Bipolar disorder: OverviewBBipolar disorder: OverviewBipolar disorder: OverviewEnglishPsychiatryTeen (13-18 years)NANAConditions and diseasesCaregivers Adult (19+)NA2016-07-15T04:00:00Z​Marijana Jovanovic, MD, FRCPC;Daphne Korczak MD, MSc, FRCPC (Paediatrics), FRCPC (Psychiatry)​;Irfan Mian, MD, FRCPC, DABPN11.900000000000041.30000000000001002.00000000000Health (A-Z) - ConditionsHealth A-Z<p>Learn about the different types of bipolar disorder and how they differ from everyday mood swings.</p><h2>What is bipolar disorder?</h2><p>Bipolar disorder is a mood disorder consisting of episodes of:</p><ul><li>elevated or irritable mood (called manic or hypomanic episodes)</li><li>low mood (depressive episodes)</li></ul><p>Bipolar disorder cannot be diagnosed until a person has experienced a manic or hypomanic episode.</p><h2>Key points</h2><ul><li>Mood changes that are severe or sustained, interfere with everyday activities, pose a safety risk or include symptoms of psychosis can be a sign that a child or teen has developed bipolar disorder.</li><li>A manic episode (lasting at least seven days) must occur before a child is diagnosed with bipolar disorder, type 1. A hypomanic episode (lasting at least four days) must be present before a child is diagnosed with bipolar disorder, type 2.</li><li>See your doctor if your child is experiencing symptoms of hypomania or mania.</li><li>Go to the nearest emergency department if your child is voicing suicidal thoughts, engaging in significant risk-taking behaviours or showing symptoms of psychosis.</li></ul> ​​​<h2>What causes bipolar disorder?</h2> <p>There is no single known cause of bipolar disorder but rather a number of possible factors. For example, children who have a parent or sibling with bipolar disorder are up to six times more likely to develop the disorder themselves.</p> <p>In addition, bipolar disorder can be more likely to occur in response to various stressors in a child's environment, such as the loss of a parent or caregiver, school difficulties, bullying, poverty or early life abuse or neglect. Some substances, such as cannabis, may also increase the risk of or unmask bipolar disorder.</p> <h2>How common is bipolar disorder in children and teens?</h2> <p>Bipolar disorder spectrum affects between 1 and 3 per cent of teens. It is not yet clear how common it is among younger children.</p><h2>When to see a doctor about bipolar disorder</h2> <p>See your child's doctor once you suspect that your child or teen has bipolar disorder (typically, after a first episode of mania).</p> <p>Go to your nearest emergency department if there are concerns about your child's safety (for instance if your child <a href="/Article?contentid=292&language=English">expresses suicidal thoughts</a> or engages in risk-taking behaviour) or if your child is experiencing psychosis.</p> <h2>Does bipolar disorder occur with other conditions?</h2> <p>Bipolar disorder often occurs with other conditions, especially <a href="/Article?contentid=270&language=English">anxiety disorders</a>. Other conditions that commonly occur with bipolar disorder include:</p> <ul><li>substance use disorders</li> <li><a href="/Article?contentid=1922&language=English">attention deficit hyperactivity disorder (ADHD) </a></li> <li>disruptive behaviour disorders such as oppositional defiant disorder.</li></ul><h2>When to see a doctor about bipolar disorder</h2> <p>See your child's doctor once you suspect that your child or teen has bipolar disorder (typically, after a first episode of mania).</p> <p>Go to your nearest emergency department if there are concerns about your child's safety (for instance if your child <a href="/Article?contentid=292&language=English">expresses suicidal thoughts</a> or engages in risk-taking behaviour) or if your child is experiencing psychosis.</p><h2>Further information</h2><p>For more information on bipolar disorder, please see the following pages:</p><p><a href="/Article?contentid=280&language=English">Bipolar disorder: Signs and symptoms</a></p><p><a href="/Article?contentid=704&language=English">Bipolar disorder: Treatment with medications</a></p><p><a href="/Article?contentid=705&language=English">Bipolar disorder: Treatment with psychotherapy and lifestyle changes</a></p> https://assets.aboutkidshealth.ca/AKHAssets/bipolar_disorder_overview.jpg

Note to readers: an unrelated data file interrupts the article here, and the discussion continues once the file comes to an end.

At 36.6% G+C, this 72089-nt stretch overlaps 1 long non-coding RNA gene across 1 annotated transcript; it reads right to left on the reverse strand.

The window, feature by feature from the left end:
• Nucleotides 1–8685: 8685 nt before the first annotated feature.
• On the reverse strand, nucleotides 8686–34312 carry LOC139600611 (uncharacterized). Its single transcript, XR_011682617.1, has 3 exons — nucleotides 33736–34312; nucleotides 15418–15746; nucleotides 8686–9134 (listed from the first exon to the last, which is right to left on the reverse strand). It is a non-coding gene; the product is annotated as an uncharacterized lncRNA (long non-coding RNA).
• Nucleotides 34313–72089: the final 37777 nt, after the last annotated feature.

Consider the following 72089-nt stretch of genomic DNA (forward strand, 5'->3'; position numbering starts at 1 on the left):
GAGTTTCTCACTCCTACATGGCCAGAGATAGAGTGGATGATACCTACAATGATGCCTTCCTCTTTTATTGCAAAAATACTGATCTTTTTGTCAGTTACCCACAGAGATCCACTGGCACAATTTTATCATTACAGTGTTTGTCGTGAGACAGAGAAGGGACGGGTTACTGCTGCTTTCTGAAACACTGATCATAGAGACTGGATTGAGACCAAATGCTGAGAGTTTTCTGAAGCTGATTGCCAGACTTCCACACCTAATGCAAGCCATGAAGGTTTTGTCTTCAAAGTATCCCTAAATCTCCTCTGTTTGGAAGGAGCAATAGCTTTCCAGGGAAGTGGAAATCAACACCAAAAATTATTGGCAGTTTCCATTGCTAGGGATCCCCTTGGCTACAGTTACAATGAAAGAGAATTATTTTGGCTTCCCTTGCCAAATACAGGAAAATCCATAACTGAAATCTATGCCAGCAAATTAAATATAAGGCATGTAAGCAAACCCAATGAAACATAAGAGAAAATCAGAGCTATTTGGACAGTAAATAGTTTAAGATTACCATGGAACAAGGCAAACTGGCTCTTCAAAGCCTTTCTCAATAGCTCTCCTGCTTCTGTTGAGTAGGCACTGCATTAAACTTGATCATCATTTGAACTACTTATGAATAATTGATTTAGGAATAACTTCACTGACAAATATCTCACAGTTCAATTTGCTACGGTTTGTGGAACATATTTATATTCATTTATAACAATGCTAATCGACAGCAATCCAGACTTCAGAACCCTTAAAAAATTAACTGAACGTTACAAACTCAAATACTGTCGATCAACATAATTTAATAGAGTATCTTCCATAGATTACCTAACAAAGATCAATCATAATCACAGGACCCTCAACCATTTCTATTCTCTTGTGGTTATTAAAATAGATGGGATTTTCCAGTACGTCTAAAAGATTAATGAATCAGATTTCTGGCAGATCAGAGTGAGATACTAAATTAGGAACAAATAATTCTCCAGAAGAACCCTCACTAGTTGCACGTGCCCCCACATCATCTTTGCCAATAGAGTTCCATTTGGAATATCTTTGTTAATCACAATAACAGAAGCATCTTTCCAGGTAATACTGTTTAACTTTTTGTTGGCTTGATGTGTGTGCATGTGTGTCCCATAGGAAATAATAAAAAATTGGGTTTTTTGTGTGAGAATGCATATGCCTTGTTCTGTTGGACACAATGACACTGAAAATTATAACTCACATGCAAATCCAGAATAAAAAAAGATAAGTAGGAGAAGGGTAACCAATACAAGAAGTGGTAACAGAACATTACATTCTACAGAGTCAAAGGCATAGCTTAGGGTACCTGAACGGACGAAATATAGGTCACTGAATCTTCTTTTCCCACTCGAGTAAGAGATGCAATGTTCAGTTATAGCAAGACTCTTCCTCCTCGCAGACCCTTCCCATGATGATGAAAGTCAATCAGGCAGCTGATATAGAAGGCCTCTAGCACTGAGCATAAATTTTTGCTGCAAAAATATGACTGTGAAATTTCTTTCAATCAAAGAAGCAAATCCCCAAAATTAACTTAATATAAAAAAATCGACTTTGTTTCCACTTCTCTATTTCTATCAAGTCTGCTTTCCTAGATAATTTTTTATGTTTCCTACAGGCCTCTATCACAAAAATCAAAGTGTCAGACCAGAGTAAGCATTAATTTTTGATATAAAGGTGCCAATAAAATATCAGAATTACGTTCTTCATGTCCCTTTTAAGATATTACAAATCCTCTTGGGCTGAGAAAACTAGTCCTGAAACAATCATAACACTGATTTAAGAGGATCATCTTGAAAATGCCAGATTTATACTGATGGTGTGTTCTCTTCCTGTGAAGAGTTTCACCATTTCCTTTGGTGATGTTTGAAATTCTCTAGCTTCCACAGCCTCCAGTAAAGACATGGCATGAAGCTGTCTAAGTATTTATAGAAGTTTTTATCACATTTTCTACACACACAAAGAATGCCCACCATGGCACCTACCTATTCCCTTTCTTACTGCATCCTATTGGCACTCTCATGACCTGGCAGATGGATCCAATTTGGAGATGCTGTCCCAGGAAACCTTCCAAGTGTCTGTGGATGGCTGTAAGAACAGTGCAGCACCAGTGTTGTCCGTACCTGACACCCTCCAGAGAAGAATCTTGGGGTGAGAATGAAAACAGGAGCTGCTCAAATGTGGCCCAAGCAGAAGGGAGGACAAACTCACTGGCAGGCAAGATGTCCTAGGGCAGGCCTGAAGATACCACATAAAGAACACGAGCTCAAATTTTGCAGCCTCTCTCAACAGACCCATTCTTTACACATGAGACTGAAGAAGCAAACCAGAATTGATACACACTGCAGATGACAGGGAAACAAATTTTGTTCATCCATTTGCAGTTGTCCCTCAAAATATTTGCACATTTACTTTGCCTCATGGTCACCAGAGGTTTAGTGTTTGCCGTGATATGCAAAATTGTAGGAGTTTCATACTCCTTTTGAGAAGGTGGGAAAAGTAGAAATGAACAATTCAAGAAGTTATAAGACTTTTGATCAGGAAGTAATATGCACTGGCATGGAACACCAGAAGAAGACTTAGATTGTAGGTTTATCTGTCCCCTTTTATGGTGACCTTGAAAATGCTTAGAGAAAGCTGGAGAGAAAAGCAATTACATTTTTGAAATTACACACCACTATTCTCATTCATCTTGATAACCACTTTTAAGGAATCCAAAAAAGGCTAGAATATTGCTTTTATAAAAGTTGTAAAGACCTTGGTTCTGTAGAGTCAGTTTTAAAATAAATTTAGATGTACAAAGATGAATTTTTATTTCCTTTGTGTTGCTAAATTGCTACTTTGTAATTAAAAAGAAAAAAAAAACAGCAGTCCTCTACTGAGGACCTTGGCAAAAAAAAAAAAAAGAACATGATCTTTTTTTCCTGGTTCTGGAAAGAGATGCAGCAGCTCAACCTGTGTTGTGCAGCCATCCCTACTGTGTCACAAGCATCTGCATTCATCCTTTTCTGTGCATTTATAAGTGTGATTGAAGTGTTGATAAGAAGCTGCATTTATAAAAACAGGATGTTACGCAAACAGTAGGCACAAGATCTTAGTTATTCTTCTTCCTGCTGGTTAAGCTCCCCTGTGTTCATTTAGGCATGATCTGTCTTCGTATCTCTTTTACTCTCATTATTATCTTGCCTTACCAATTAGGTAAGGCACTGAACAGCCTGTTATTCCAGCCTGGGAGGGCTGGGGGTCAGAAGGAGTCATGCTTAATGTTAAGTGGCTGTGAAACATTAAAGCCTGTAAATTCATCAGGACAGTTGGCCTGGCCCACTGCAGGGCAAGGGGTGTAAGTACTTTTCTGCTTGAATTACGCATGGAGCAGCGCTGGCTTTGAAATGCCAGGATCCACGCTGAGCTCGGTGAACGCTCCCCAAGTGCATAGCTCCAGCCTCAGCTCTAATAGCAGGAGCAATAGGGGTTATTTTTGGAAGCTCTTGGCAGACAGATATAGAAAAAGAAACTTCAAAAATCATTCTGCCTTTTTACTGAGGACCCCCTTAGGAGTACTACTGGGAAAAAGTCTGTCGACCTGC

Bipolar disorder: Signs and symptomsBBipolar disorder: Signs and symptomsBipolar disorder: Signs and symptomsEnglishPsychiatryTeen (13-18 years)NANAConditions and diseasesCaregivers Adult (19+)NA2016-07-15T04:00:00Z​Marijana Jovanovic, MD, FRCPC;Daphne Korczak MD, MSc, FRCPC (Paediatrics), FRCPC (Psychiatry)​;Irfan Mian, MD, FRCPC, DABPN12.400000000000038.2000000000000826.000000000000Health (A-Z) - ConditionsHealth A-Z<p>​Discover the main symptoms of bipolar disorder and how they appear in children and teens.</p> <h2>What are the main symptoms of bipolar disorder?</h2><p>The main symptoms of bipolar disorder are alternating episodes of <a href="/Article?contentid=19&language=English">depression</a> and mania, and, sometimes, symptoms of psychosis.</p><h2>Key points</h2> <ul> <li>Bipolar disorder has a number of emotional, physical, cognitive and behavioural symptoms.</li> <li>Your child's doctor will interview you and your child to reach a diagnosis.</li> <li>The doctor will likely recommend that your child or teen see a specialist for further evaluation and may do other tests to rule out other causes of symptoms.</li> </ul><h2>Symptoms of depression</h2><p>Depression has a range of emotional, cognitive (mental), behavioural and physical <a href="/Article?contentid=284&language=English">symptoms</a>. These include low mood, feelings of hopelessness, negative thoughts, loss of interest in enjoyable activities and changes in sleep patterns.</p><h2>Symptoms of mania and hypomania</h2><p>Much like the symptoms of depression, the symptoms of mania and hypomania fall into the following categories:</p><ul><li>emotional</li><li>cognitive</li><li>behavioural</li><li>physical</li></ul><h3>Emotional symptoms</h3><p>During an episode of mania or hypomania, a child or teen may feel:</p><ul><li>elevated, euphoric or irritable</li><li>grand or on top of the world</li></ul><h3>Cognitive symptoms</h3><p>Someone experiencing mania or hypomania may:</p><ul><li>believe they have special powers or talents that are not based in reality</li><li>suffer reduced concentration</li><li>have racing thoughts</li></ul><h3>Behavioural symptoms</h3><p>An episode of mania or hypomania can often involve:</p><ul><li>starting many different activities or projects</li><li>engaging in risky behaviour such as increased spending or substance use, increased sexual activity or reckless driving</li><li>talking more than usual and more rapidly than usual, sometimes not allowing interruptions</li><li>jumping from one topic to another when speaking</li></ul> ​ <h3>Physical symptoms</h3><p>During an episode of mania or hypomania, a child or teen may:</p><ul><li>have high energy levels</li><li>be agitated</li><li>sleep much less than usual (typically one or two hours a night) without feeling tired</li></ul><h2>Symptoms of psychosis</h2><p>When someone experiences psychosis, they tend to develop beliefs that are not rooted in reality.</p><ul><li>During an episode of mania, their beliefs are typically positive, such as being better than others.</li><li>During depressive episodes, the beliefs are typically negative, such as being responsible for catastrophic events.</li></ul><p>Someone experiencing psychosis will also often sense things that do not really exist, for instance hearing voices or seeing things that are not visible to others. They may also speak in a way that is difficult or impossible to follow or develop new behaviours that seem bizarre and pointless.</p><h2>How children experience bipolar disorder</h2><p>In younger (pre-teen) children, the symptoms of ADHD and bipolar disorder can often be confused. Children with bipolar disorder show signs of dramatic mood changes that last for several days to several weeks at a time. The elevated, irritable or depressed mood lasts for most of the day, every day of that episode.</p><ul><li>During a manic or hypomanic episode, the child might appear sillier than usual, speak more often and more quickly than usual, sleep much less than usual and not feel tired and engage in many activities, especially enjoyable or risky activities.</li><li>During a depressed or mixed episode (an episode with both manic and depressive symptoms), the child might experience prolonged sadness, crying, irritability, increased sleep, fatigue or thoughts of <a href="/Article?contentid=291&language=English">suicide</a>.</li></ul><h2>How teens experience bipolar disorder</h2><p>Teens display similar symptoms of bipolar disorder as adults, but they may have more frequent episodes of mania or hypomania and depression. They will often have symptoms of psychosis as well.</p><ul><li>During an episode of mania or hypomania, teens may present as excitable and/or irritable, speak quickly and start many activities (especially pleasurable activities that can be risky, such as substance use, excessive spending and sexual activity).</li><li>During a depressive or mixed episode, teens should be carefully monitored for <a href="/Article?contentid=291&language=English">suicidal thoughts or behaviours </a>.</li></ul><h2>How bipolar disorder is diagnosed</h2> <p>Your child's doctor will speak to you and your child and ask you both about:</p> <ul> <li>your concerns and the symptoms that are interfering with your child's functioning</li> <li>any current stressors in your child's life</li> <li>any medications or substances that your child may have taken</li> <li>your child's development (from pregnancy onwards)</li> <li>your family's mental health history</li> <li>family stressors</li> </ul> <p>If your child has experienced an episode of mania or hypomania, they might meet the criteria for bipolar disorder.</p> <p>Your child's doctor may also want to do other tests to check for possible causes of your child's symptoms. </p><h2>What your child's doctor can do for bipolar disorder</h2> <p>If your child is diagnosed with bipolar disorder, your doctor will discuss the most appropriate course of action with you and your child. This decision may need input from other members of your family or your child's teachers.</p> <p>Your child's doctor may also suggest that your child see a <a href="/Article?contentid=705&language=English">therapist or a psychiatrist</a>. They may also recommend <a href="/Article?contentid=704&language=English">medications​</a> or <a href="/Article?contentid=705&language=English">lifestyle changes</a>. Medications are often necessary for treating bipolar disorder.</p><h2>Further information</h2><p>For more information on bipolar disorder, please see the following pages:</p><p><a href="/Article?contentid=279&language=English">Bipolar disorder: Overview</a></p><p><a href="/Article?contentid=704&language=English">Bipolar disorder: Treatment with medications</a></p><p><a href="/Article?contentid=705&language=English">Bipolar disorder: Treatment with psychotherapy and lifestyle changes</a></p>https://assets.aboutkidshealth.ca/AKHAssets/bipolar_disorder_warning_signs.jpg